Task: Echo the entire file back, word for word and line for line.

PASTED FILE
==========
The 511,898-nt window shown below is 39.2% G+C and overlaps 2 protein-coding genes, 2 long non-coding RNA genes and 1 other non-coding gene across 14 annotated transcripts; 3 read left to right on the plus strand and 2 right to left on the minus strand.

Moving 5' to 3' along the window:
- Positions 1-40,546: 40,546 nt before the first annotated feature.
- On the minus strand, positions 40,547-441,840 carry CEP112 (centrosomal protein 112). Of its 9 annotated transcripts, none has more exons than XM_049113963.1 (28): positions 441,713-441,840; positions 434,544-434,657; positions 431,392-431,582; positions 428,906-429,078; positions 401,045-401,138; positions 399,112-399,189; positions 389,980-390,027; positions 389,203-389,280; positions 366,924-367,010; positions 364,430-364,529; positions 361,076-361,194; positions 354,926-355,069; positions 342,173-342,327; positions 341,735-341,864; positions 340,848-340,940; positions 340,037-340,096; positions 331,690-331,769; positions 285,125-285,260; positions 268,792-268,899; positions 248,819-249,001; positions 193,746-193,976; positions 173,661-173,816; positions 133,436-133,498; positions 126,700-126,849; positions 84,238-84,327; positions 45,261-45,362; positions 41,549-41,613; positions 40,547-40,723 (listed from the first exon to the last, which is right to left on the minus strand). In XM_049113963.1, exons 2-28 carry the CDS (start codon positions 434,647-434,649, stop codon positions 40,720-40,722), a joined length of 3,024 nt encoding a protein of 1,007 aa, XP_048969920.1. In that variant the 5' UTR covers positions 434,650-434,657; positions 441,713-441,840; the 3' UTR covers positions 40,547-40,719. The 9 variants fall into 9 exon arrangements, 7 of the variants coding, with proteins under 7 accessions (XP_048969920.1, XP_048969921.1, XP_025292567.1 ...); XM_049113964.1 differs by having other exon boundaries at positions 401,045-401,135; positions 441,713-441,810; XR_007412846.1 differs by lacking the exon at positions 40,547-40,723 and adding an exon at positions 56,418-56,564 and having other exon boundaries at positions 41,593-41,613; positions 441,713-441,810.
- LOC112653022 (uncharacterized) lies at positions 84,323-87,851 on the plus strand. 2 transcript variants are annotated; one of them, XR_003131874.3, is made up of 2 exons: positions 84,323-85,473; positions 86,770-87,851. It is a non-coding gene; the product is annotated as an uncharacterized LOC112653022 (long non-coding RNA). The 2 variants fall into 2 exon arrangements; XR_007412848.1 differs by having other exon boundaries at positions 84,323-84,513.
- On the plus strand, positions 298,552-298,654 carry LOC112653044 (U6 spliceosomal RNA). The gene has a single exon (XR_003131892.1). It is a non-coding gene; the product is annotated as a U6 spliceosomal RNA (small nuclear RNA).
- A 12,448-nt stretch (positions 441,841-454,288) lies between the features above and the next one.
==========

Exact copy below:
The 511,898-nt window shown below is 39.2% G+C and overlaps 2 protein-coding genes, 2 long non-coding RNA genes and 1 other non-coding gene across 14 annotated transcripts; 3 read left to right on the plus strand and 2 right to left on the minus strand.

Moving 5' to 3' along the window:
- Positions 1-40,546: 40,546 nt before the first annotated feature.
- On the minus strand, positions 40,547-441,840 carry CEP112 (centrosomal protein 112). Of its 9 annotated transcripts, none has more exons than XM_049113963.1 (28): positions 441,713-441,840; positions 434,544-434,657; positions 431,392-431,582; positions 428,906-429,078; positions 401,045-401,138; positions 399,112-399,189; positions 389,980-390,027; positions 389,203-389,280; positions 366,924-367,010; positions 364,430-364,529; positions 361,076-361,194; positions 354,926-355,069; positions 342,173-342,327; positions 341,735-341,864; positions 340,848-340,940; positions 340,037-340,096; positions 331,690-331,769; positions 285,125-285,260; positions 268,792-268,899; positions 248,819-249,001; positions 193,746-193,976; positions 173,661-173,816; positions 133,436-133,498; positions 126,700-126,849; positions 84,238-84,327; positions 45,261-45,362; positions 41,549-41,613; positions 40,547-40,723 (listed from the first exon to the last, which is right to left on the minus strand). In XM_049113963.1, exons 2-28 carry the CDS (start codon positions 434,647-434,649, stop codon positions 40,720-40,722), a joined length of 3,024 nt encoding a protein of 1,007 aa, XP_048969920.1. In that variant the 5' UTR covers positions 434,650-434,657; positions 441,713-441,840; the 3' UTR covers positions 40,547-40,719. The 9 variants fall into 9 exon arrangements, 7 of the variants coding, with proteins under 7 accessions (XP_048969920.1, XP_048969921.1, XP_025292567.1 ...); XM_049113964.1 differs by having other exon boundaries at positions 401,045-401,135; positions 441,713-441,810; XR_007412846.1 differs by lacking the exon at positions 40,547-40,723 and adding an exon at positions 56,418-56,564 and having other exon boundaries at positions 41,593-41,613; positions 441,713-441,810.
- LOC112653022 (uncharacterized) lies at positions 84,323-87,851 on the plus strand. 2 transcript variants are annotated; one of them, XR_003131874.3, is made up of 2 exons: positions 84,323-85,473; positions 86,770-87,851. It is a non-coding gene; the product is annotated as an uncharacterized LOC112653022 (long non-coding RNA). The 2 variants fall into 2 exon arrangements; XR_007412848.1 differs by having other exon boundaries at positions 84,323-84,513.
- On the plus strand, positions 298,552-298,654 carry LOC112653044 (U6 spliceosomal RNA). The gene has a single exon (XR_003131892.1). It is a non-coding gene; the product is annotated as a U6 spliceosomal RNA (small nuclear RNA).
- A 12,448-nt stretch (positions 441,841-454,288) lies between the features above and the next one.